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Re: [xml-dev] Microsoft's deeply cynical appealto"standards compliance"

Elegant execuses for incompetence, Joshua.

Personally I think it's wonderful when MSNBC breaks with different browsers, I
wouldn't trust anything from the site anyway and avoid it like the plague.
What's scarier is when supposedly sophisticated corporate sites break with
server-side errors. A good example is Compaq - trying to get to their "At Home"
notebooks description at
http://athome.compaq.com/default.asp?ProductLineId=440&page=families using
Mozilla gives:

  Microsoft VBScript runtime  error '800a000d'
  Type mismatch: 'Cint'
  /default.asp, line 172

This isn't exactly encouraging for a site that bills itself as an ecommerce
leader (if they can't get this straight, I shudder to think what their security
is like on the purchase pages). I've emailed them twice about this over a period
of weeks - I'm shopping for a new notebook right now and wanted to view their
product information - but haven't even received a reply. I've seen the same sort
of thing at other sites, too.

Mozilla is the base for Netscape 6+, so there's really no issue of compatibility
here - the two are at least as compatible as different patch levels of a single
IE version. The real issue is that the developers building these sites are
incompetent and the management either doesn't know or doesn't care.

  - Dennis

Joshua Allen wrote:

> > > I'm inclined to agree with Joshua Allen:  this was probably
> nerd-level
> > > decision by someone who doesn't see the big picture, and who is
> about to
> >
> > But even that would still show a culture in which some employees  feel
> > free to screw people to win.   I hope the new judge in their
> sentencing
> I'm not certain that "screw people to win" follows.  Now that the
> "clarifications" and "adjustments" have been made [1], I can share my
> experience with similar situations. From work with a number of
> non-Microsoft customers who are managing high-volume web sites, I have a
> feeling that the issue of how far to go in supporting all browsers is a
> common thing that IT managers worry about.  Here is the way I think most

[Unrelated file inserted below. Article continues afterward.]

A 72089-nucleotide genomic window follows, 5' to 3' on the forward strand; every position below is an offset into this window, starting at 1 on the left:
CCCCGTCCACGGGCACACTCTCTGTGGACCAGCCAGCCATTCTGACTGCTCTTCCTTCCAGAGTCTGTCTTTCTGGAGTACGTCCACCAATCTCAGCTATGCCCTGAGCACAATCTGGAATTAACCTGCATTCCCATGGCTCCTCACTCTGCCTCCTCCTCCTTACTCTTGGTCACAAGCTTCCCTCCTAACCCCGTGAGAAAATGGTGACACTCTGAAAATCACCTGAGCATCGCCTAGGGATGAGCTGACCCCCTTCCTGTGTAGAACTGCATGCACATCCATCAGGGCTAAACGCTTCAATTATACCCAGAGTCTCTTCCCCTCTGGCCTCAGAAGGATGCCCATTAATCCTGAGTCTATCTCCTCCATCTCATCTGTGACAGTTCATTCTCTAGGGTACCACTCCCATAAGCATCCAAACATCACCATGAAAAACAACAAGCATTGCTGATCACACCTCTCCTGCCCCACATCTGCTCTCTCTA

> sites view the problem:
> A. If a site uses even moderate JavaScript and CSS, the site has to
> maintain different code for different browsers.  Typical would be one
> set of routines for IE5, one for Netscape 4.x, and another for Netscape
> 6 and IE6 (since IE6 and Netscape 6 *finally* can share most of the same
> code).
> B. Between IE 5+ and Netscape 4+, you have more than 90% of the browser
> market.  To target this 90%, you are probably going to be maintaining
> three separate branches of code.  Any IT manager is going to be weighing
> the cost of maintaining custom workaround code against the number of
> incremental users she will get.  This is not necessarily about standards
> -- for example, if Netscape 6 and IE 6 let you use the same non-standard
> code to do something, and some browser with 1% market share is the only
> one to support the functionality using the correct standards approach,
> the IT manager is still going to put more priority on the 90% of users,
> even if it means a non-standard implementation.  Taking this idea
> further, how about WML/HDML devices?  They represent a pretty huge
> number of devices, but are a *tiny* portion of web traffic.  Targeting
> these web clients is expensive in terms of learning curve, dev effort,
> and test (talk about behavior that differs from device to device).
> Making a decision to get to the extra 0.1% of users who might use a WML
> browser is probably a more than 100% cost increase.  Most sites don't
> bother.
> C. Besides the cost of maintaining three separate implementations of the
> same functionality, every new browser and platform you support adds